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Accessibility in Practice

Accessibility in Practice: External Links

Front-end Development

Something you're supposed to do with external links is to visually mark them with an icon or indicator as well as some type of screen reader text that informs the user they are leaving the site and/or opening the page in a new window. But how can we do this with Drupal? There are menu links, link fields, and links added via WYSIWYG fields to contend with, not to mention the fact that in most cases we are handing over the administrative keys to clients. You can't expect site admins to have the same level of knowledge and dedication to accessible external link formatting all the time, so we needed to come up with a way to format them automatically. We've crafted a solution that helps address at least the cases of link fields, whether they be menu or otherwise, outlined below.

First, we have this link alter snippet, which will append the appropriate HTML we need for screen reader text and our visual icon to external links:

 * Implements hook_link_alter().
function MODULENAME_link_alter(&$variables) {
  // add "opens in a new window" text to external links or links that have target="_blank".
  if ((!empty($variables['options']['attributes']['target']) && $variables['options']['attributes']['target'] == '_blank')
    || $variables['url']->isExternal()) {
    $variables['text'] = t('@text <span class="external-link-icon" aria-label="(opens in a new window)"></span>', [
      '@text' => $variables['text'],

This gives us a link output that looks something like this:

<a href="" tabindex="0">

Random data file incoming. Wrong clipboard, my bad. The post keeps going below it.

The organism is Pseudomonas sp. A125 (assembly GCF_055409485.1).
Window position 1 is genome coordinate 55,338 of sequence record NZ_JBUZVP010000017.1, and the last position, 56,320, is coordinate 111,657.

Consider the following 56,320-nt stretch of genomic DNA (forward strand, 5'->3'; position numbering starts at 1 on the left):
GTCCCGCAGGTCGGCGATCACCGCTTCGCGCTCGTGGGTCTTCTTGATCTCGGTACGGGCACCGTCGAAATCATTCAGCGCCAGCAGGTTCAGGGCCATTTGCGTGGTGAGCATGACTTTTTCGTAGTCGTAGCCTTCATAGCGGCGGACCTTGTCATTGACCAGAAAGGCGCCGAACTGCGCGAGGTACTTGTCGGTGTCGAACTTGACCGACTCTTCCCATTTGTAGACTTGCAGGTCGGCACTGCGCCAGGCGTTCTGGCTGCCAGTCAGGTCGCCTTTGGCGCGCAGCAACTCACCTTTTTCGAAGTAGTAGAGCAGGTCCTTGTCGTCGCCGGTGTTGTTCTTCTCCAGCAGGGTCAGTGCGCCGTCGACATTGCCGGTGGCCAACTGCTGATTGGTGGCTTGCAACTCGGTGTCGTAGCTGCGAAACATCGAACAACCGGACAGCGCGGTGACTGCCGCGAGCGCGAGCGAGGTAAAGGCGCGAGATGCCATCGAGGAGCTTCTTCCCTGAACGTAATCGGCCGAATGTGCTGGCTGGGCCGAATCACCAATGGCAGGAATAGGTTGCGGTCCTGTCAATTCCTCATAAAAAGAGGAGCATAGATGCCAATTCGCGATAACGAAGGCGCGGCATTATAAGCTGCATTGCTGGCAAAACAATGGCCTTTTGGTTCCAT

Link Text <span class="external-link-icon" aria-label="(opens in a new window)"></span>

Then, we add some styling to add our visual indicator of an external link. In our particular case, we utilized a Font Awesome icon for our external link, but using your own external link icon that fits in with your site's aesthetic should do the trick:

.external-link-icon::before {
  content: '\f08e';
  font-family: "Font Awesome 5 Pro";
  margin-left: 5px;

There you have it. Please note that there are a variety of ways to accomplish this task (see WebAIM's writeup on external links), both visually and in code, so take this approach as a foundation to do what fits your site, with a goal of still fulfilling the purpose of external link visual/screen reader indication in a way that works with your site needs.


There is, unfortunately, no single point of consensus on how to present external links, but the basic needs are the same: an external link should have both a visual and screen reader text indicating to the user that they are going to be leaving the site or window. How these manifest themselves is still open for interpretation, but aiming for universally understood graphics and/or simple language lays the best foundation for good external link treatment.